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U.S. turnaround in Iraq may be too little too late, experts warn

WASHINGTON—President Bush's sudden move to speed the transfer of political power to an interim Iraqi government doesn't promise a quick fix for America's troubles, U.S. officials and foreign policy experts said Thursday.

Several analysts said the step, while in the right direction, may be too little too late to counteract the increasing opposition to U.S. rule in Iraq described earlier this week in a top-secret CIA report.

Bush said Thursday that he'd directed administrator L. Paul Bremer to work with the 24-member Iraqi Governing Council to develop a strategy for Iraqis to assume more power.

Bush, making his first public comments on the new policy, called it "a positive development because ... that's what we want. We want the Iraqis to be more involved in the governance of their country."

The decision to empower a provisional Iraqi government before the country has a new constitution and nationwide elections is a sharp reversal for Bush. When the French and other Europeans proposed a similar acceleration to speed the end of the U.S. occupation two months ago, Secretary of State Colin Powell dismissed it.

Since then, deadly suicide attacks on coalition forces in Iraq have intensified dramatically, while the start of Bush's re-election campaign has edged closer.

The delay has been costly, knowledgeable U.S. and foreign observers say.

"I think they're undoing many mistakes they made earlier. But they're doing it now in a game of catch-up," said retired ambassador David Ransom of the Washington-based Middle East Institute. "I simply don't know if it's going to work."

Europeans, who opposed the war in Iraq, welcomed the new approach, while saying they wished it had come sooner.

"We are very pleased with the new ideas," said a French official, who spoke on condition of anonymity. But, he said, "The more you wait, the more difficult it is to establish the new government. ... It would have been easier three months ago."

The Governing Council has little standing with most Iraqis, who tend to see it as an extension of U.S. rule. Proposals for expanding it to give it more legitimacy quickly get entangled in Iraq's complex politics.

Bremer and the Governing Council are working against a Dec. 15 U.N. deadline for providing a timetable for a return to Iraqi rule.

The proposals Bremer is taking back to Baghdad involve enlarging the council through elections or another selection process. The contentious and time-consuming process of writing a new constitution would come later.

Some council members insisted this week that they be named to the provisional government.

"If they do that, it's a disaster," said Sen. Joseph Biden of Delaware, who also accused the administration of changing direction too late.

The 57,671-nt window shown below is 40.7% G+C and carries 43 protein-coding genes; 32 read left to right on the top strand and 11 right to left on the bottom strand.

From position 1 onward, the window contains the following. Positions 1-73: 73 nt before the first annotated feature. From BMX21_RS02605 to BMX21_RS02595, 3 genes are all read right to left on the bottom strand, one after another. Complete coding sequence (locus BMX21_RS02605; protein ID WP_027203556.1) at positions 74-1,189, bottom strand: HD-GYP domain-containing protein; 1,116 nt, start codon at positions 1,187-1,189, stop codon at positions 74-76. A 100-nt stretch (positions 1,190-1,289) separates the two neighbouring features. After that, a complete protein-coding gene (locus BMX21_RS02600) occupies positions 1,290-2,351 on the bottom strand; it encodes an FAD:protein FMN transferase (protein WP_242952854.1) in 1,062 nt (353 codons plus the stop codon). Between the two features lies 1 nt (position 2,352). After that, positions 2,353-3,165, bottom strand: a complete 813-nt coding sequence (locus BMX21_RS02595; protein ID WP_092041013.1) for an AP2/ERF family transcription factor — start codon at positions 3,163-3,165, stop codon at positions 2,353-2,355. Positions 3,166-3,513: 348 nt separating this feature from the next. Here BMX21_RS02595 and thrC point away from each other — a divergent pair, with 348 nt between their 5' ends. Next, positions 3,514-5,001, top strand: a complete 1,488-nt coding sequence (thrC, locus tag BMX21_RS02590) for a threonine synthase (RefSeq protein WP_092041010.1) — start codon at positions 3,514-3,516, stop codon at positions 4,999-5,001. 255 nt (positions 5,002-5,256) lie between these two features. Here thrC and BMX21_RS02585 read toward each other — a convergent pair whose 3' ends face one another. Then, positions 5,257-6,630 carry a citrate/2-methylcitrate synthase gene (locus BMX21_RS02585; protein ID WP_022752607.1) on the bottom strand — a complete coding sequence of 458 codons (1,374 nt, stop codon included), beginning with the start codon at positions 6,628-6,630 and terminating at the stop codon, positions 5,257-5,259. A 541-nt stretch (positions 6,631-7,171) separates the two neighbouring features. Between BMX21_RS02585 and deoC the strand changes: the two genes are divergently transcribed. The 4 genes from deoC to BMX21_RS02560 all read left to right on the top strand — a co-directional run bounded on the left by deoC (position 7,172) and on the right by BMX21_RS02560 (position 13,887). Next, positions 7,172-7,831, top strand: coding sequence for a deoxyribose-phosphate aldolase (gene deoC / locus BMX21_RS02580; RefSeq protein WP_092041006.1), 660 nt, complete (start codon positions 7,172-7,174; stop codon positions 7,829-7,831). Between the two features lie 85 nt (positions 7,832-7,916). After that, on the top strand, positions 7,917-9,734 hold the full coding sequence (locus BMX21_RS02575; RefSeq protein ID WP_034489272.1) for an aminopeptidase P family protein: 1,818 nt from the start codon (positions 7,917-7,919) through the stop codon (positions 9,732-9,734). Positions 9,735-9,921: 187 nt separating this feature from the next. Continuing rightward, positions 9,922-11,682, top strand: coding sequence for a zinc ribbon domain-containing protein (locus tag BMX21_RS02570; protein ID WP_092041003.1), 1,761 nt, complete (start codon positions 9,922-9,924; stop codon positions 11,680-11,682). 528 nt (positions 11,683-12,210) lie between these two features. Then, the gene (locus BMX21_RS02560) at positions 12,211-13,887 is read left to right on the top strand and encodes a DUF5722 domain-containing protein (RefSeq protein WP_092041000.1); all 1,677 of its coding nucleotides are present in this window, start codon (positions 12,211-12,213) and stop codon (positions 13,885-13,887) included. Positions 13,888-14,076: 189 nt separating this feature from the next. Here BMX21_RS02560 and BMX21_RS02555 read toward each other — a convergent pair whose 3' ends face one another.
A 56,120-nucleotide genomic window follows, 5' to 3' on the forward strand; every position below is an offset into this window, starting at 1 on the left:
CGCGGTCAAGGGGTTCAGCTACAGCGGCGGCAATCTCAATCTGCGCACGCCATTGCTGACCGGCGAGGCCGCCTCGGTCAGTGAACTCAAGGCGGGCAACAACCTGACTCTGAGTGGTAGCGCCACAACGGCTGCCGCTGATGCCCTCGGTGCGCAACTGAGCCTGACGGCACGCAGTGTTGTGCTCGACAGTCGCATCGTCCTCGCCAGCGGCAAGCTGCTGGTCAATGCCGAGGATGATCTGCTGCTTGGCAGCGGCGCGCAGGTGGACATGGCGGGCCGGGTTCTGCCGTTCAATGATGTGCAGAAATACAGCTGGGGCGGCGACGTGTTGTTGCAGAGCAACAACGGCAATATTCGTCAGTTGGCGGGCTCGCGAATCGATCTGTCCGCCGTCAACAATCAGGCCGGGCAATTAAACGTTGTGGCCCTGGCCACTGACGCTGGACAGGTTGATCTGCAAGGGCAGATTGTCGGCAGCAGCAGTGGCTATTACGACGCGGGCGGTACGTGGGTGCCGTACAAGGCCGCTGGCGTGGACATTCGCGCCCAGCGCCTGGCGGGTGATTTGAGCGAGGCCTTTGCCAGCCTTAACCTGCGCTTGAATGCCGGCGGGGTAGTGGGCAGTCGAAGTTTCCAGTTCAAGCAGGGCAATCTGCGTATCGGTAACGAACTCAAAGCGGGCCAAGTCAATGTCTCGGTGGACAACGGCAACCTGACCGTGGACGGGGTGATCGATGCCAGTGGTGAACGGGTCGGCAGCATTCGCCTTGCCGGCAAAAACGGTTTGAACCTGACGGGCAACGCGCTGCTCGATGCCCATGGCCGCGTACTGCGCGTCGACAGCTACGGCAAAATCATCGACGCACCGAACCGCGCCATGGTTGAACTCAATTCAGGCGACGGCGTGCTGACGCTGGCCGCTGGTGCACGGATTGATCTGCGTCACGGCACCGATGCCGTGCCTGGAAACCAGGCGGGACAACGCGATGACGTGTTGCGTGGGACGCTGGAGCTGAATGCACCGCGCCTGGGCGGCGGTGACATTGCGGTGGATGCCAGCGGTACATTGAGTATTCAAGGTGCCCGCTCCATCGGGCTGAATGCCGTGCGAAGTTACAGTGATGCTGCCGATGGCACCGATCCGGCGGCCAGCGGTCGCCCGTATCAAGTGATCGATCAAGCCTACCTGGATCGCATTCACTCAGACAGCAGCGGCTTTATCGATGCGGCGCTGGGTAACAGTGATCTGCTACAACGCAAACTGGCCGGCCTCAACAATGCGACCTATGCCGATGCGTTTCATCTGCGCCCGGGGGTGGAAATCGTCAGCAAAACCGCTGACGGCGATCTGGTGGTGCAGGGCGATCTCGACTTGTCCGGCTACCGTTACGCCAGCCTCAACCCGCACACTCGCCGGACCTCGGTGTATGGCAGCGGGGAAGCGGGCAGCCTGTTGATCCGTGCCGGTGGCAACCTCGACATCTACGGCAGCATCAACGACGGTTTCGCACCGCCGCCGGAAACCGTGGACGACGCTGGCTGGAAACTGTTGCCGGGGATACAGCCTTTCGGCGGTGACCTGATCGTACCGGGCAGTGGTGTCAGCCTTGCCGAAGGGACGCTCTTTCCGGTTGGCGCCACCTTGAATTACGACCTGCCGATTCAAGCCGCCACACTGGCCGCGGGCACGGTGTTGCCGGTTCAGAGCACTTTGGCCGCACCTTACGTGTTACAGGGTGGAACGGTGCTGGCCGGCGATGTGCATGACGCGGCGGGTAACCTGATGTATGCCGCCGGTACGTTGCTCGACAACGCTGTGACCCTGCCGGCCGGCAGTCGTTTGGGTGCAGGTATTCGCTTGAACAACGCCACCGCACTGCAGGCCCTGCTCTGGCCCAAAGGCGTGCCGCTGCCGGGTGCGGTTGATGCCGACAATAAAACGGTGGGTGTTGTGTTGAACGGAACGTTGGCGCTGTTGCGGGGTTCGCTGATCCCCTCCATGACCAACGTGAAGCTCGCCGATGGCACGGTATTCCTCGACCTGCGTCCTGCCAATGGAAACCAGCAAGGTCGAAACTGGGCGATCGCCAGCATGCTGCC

Biden, the ranking Democrat on the Senate Foreign Relations Committee, said he thought Bush's political advisers were motivated by a desire to demonstrate that U.S. troops were coming home when Americans went to the polls next November. But he cautioned against turning over security powers to the Iraqis before they are ready. "That's another form of cutting and running," he said.

Others said the new plan would succeed only if it brought on board Iraq's Sunni Muslim minority, whose monopoly on political power under Saddam Hussein has been shattered. Sunnis are believed to have been behind most of the attacks on U.S. troops.

"I wouldn't say that they feel completely alienated from the political process, but they want an opportunity to participate more fully," Gen. John Abizaid, head of the U.S. Central Command, told a news conference Thursday.

Abizaid, who met with Sunni leaders during a recent trip to Iraq, said Bremer was "working very hard with the Governing Council in Iraq to ensure that moderate Sunni Arabs in the areas where we're having difficulty have an opportunity to participate fully in the reconstruction of Iraq."

A former U.S. intelligence official who spent time in Iraq recently said that meant rehabilitating midlevel military and Baath Party officials who ran the country under Saddam—a politically unsavory step.

"If they don't do that, I think the rest of this is whistling in the dark," said the official.

Explaining the administration's policy reversal, National Security Adviser Condoleezza Rice said Thursday that it had become clear that writing a new constitution would take time, while Iraqis were "clamoring" for more political power now.

"We're trying to be flexible and responsive to the fact that the Governing Council and other Iraqis believe that that timeline is probably longer for a permanent constitution than they believe accords with their ability to take on certain responsibilities and functions," Rice said.

Some senior U.S. officials have argued from the outset for following the model in Afghanistan, where an interim government was put in place before a constitution and elections.

Bremer has resisted turning over power quickly, officials said, while Pentagon officials have argued for handing power to the former exiles.

A senior U.S. official said that because of Iraq's sectarian politics, the administration had little choice for now but to work with the Governing Council, although perhaps in an expanded form. There is "no other venue where we can try to address all the competing demands of the different groups," said the official, who requested anonymity.

Also, the official said, there is "no single Iraqi leader who can bring all of them together. If there ever was such a person, Saddam probably had him killed."

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(Jonathan S. Landay contributed to this article.)

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(c) 2003, Knight Ridder/Tribune Information Services.

Iraq

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